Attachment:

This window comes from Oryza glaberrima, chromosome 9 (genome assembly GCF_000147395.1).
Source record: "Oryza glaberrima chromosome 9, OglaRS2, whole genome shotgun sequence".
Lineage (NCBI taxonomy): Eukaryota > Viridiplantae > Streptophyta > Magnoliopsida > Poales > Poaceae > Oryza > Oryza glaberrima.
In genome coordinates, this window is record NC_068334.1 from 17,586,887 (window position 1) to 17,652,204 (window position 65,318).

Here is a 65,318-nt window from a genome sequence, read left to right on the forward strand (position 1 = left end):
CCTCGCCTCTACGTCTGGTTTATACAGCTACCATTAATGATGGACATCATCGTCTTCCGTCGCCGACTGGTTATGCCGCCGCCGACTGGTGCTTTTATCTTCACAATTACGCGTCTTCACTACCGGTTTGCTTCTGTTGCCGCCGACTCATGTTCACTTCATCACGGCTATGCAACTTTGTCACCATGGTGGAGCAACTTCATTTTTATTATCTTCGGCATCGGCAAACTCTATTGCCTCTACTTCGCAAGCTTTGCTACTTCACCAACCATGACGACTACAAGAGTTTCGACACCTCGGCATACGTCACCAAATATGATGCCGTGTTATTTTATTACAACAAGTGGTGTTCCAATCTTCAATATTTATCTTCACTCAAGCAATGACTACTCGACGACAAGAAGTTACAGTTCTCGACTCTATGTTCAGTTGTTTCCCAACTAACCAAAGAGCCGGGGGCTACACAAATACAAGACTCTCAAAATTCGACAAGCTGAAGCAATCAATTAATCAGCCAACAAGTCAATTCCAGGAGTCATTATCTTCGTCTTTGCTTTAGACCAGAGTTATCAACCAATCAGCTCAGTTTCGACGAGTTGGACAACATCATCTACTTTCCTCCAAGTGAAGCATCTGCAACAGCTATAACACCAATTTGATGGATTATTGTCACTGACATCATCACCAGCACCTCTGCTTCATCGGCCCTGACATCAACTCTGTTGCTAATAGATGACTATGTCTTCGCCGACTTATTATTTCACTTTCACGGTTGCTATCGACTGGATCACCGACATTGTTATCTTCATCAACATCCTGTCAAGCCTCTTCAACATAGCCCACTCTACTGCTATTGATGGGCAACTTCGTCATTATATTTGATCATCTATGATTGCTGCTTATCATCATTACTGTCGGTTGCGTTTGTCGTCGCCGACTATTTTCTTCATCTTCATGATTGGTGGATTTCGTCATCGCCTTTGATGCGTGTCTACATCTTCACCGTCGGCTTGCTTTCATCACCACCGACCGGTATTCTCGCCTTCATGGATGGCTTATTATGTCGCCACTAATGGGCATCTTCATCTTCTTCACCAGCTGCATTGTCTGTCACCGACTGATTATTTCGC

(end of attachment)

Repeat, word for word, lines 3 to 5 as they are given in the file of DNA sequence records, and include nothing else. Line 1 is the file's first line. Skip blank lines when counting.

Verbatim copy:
Lineage (NCBI taxonomy): Eukaryota > Viridiplantae > Streptophyta > Magnoliopsida > Poales > Poaceae > Oryza > Oryza glaberrima.
In genome coordinates, this window is record NC_068334.1 from 17,586,887 (window position 1) to 17,652,204 (window position 65,318).

Here is a 65,318-nt window from a genome sequence, read left to right on the forward strand (position 1 = left end):